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civil action or claim against the United States founded on this chapter." 5 U.S.C. § 8715. The plaintiffs, who claim that the Government breached a legal duty it owed under FEGLIA by failing to correctly maintain or forward Conner's 2007 beneficiary designation form, assert a claim founded on FEGLIA and, accordingly, this Court has jurisdiction to hear the claim. Although there is an argument to be made that " a general grant of jurisdiction to district courts to entertain actions of a certain class ... is not a waiver of governmental immunity from suit or a consent to be sued," Geurkink Farms, Inc. v. United States, 452 F.2d 643, 644 (7th Cir.1971), this jurisdictional grant— specifically authorizing suits arising under this statute— does not, in the Court's view, constitute a " general" jurisdictional grant; it is a specific grant of jurisdiction to hear suits arising under FEGLIA, and would be meaningless if sovereign immunity could be interposed as a defense to any such suit. Accordingly, numerous courts have held that § 8715's consent to jurisdiction waives the Government's sovereign immunity to claims arising under FEGLIA. See, e.g., Barnes v. United States, 307 F.2d 655, 657-58 (D.C.Cir.1962); Laporte v. United States, No. 09-7247, 2011 WL 3678872, *4 (S.D.N.Y. Aug. 19, 2011) (citing cases). The Government, to be sure, contests the validity of the claim asserted— specifically arguing that it owes no duty under FEGLIA— but whether a claim has substantive merit is an entirely separate question from whether the Government has waived sovereign immunity with respect to that class of claim, and does not affect the jurisdiction of a court to hear the claim. ( cf., e.g., Morrison v. National Australia Bank Ltd., __ U.S. __, 130 S.Ct. 2869, 2877, 177 L.Ed.2d 535 (2010)). Therefore, even if the FTCA does not waive the Government's sovereign immunity, FEGLIA does.

II. The Plaintiffs Can Recover For Purely Economic Injuries.

Next, the Government argues that the plaintiffs allege a " purely economic injury," and therefore cannot recover damages in tort. The Government cites to Moorman Mfg. Co. v. National Tank Co., 91 Ill.2d 69, 81, 61 Ill.Dec. 746, 435 N.E.2d 443, 448 (Ill.1982), which announced the economic loss doctrine rejecting the " recovery of solely economic loss[es]." Moorman defined " economic loss" as " damages for inadequate value, costs of repair and replacement of the defective product, or consequent loss of profits— without any claim of personal injury or damage to other property." Id. at 82, 61 Ill.Dec. 746, 435 N.E.2d 443 (internal citation omitted).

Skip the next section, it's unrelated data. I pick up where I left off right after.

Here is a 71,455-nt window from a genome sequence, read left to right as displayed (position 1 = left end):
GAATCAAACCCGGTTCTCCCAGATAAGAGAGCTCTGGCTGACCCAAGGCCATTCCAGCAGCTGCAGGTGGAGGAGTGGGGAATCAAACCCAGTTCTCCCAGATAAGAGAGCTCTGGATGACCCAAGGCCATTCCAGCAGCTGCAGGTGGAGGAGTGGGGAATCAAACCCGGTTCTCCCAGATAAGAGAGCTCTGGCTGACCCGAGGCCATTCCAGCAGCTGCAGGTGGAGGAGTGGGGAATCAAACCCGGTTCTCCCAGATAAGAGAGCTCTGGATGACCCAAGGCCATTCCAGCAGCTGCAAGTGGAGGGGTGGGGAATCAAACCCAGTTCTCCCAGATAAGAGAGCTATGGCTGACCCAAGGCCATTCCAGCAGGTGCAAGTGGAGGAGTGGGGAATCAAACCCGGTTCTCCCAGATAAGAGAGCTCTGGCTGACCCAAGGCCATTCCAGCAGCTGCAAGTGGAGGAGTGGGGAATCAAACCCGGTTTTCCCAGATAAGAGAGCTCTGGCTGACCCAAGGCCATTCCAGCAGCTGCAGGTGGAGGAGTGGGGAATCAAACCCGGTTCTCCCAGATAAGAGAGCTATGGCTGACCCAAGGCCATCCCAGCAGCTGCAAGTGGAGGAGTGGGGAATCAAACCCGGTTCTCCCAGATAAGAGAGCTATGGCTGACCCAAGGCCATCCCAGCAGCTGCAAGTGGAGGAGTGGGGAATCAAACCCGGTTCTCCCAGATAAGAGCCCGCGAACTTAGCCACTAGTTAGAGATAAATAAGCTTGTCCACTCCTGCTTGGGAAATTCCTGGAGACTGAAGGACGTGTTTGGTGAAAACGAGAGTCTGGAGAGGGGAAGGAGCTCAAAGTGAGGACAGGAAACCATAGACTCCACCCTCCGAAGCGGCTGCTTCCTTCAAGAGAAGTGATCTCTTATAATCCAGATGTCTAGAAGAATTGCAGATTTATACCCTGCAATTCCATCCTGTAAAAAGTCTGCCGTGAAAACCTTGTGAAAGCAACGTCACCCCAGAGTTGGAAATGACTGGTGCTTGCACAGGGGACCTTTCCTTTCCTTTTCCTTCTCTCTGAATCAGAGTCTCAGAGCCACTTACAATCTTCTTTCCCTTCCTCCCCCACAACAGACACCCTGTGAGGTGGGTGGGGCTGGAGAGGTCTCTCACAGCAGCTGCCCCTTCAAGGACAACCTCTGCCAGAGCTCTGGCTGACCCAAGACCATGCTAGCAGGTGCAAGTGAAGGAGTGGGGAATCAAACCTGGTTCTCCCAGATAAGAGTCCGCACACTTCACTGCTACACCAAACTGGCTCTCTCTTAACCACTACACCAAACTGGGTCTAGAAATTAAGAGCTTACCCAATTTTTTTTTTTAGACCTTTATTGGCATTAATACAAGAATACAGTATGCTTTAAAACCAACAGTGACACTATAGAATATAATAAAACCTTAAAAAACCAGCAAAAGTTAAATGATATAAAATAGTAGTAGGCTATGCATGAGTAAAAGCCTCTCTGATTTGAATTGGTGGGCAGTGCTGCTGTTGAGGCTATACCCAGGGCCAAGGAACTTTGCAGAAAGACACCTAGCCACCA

But the Moorman economic loss doctrine does not apply " [w]here a duty arises outside of [a] contract." Neumann v. Carlson Envtl., Inc., 429 F.Supp.2d 946, 952 (N.D.Ill.2006) (quoting Congregation of the Passion, Holy Cross Province v. Touche Ross & Co., 159 Ill.2d 137, 162, 201 Ill.Dec. 71, 636 N.E.2d 503, 514 (Ill.1994)); see also Kanter v. Deitelbaum, 271 Ill.App.3d 750, 753-55, 208 Ill.Dec. 215, 648 N.E.2d 1137, 1139-40 (Ill.App.Ct.1995) (economic loss doctrine does not apply to insurance broker who failed to maintain health insurance for client because the broker breached a fiduciary duty, not a contractual duty). Where a party has a duty independent of any contractual relationship, the economic loss doctrine does not apply. Golf v. Henderson, 376 Ill.App.3d 271, 279, 315 Ill.Dec. 105, 876 N.E.2d 105, 113 (Ill.App.Ct.2007) (" The Moorman doctrine, however, does not apply when a duty arises that is extracontractual." ); R.J. O'Brien & Assocs., Inc. v. Forman, 298 F.3d 653, 656 (7th Cir.2002) (" Moorman dictates that, when a contract sets out the duties between the parties, recovery should be limited

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to contract damages, even though recovery in tort would otherwise be available under the common law." ). The economic loss doctrine is designed to prevent parties from recovering in tort when they could have (or should have) recovered in contract. Westfield Ins. Co. v. Birkey's Farm Store, Inc., 399 Ill.App.3d 219, 231, 338 Ill.Dec. 705, 924 N.E.2d 1231, 1243 (Ill.App.Ct.2010) (" [T]he economic-loss [doctrine] is founded on the theory that parties to a contract may allocate their risks by agreement and do not need the special protections of tort law to recover damages caused by a breach of contract." ) (internal citation omitted). Even Moorman itself implicitly acknowledged that the economic loss rule applies only to situations where a contract creates the duty, stating that " [t]he remedy for economic loss ... lies in contract." Moorman, 91 Ill.2d at 86, 61 Ill.Dec. 746, 435 N.E.2d at 450.

Here, neither Conner nor the plaintiffs had any contract with the Government at all, much less one that required the Government to properly file and preserve Conner's designation of beneficiary form. Therefore, any duty the Government owed Conner or the plaintiffs must have arisen from something other than a contract. As explained below, the Government's duty comes from FEGLIA or the common law, rendering the economic loss doctrine inapplicable. See Bestfoods v. Gen. Warehouse & Transp. Co., No. 99-8118, 2000 WL 1310670, *6 (N.D.Ill. Sep. 13, 2000) (an argument " that the Moorman doctrine somehow supersedes a statutory duty of care is untenable" ); Serfecz v. Jewel Food Stores, Inc., No. 92-4171, 1998 WL 142427, *3 (N.D.Ill. Mar. 26, 1998) (the economic loss doctrine does not bar claims " for common law waste in Illinois even though the property at issue incurred no physical damage" ). Therefore, because the plaintiffs have no contract remedy, and because the Government's actions here are not the type that are normally subject to contract, the economic loss doctrine does not apply and the Government may face tort liability for the plaintiffs' purely economic damages.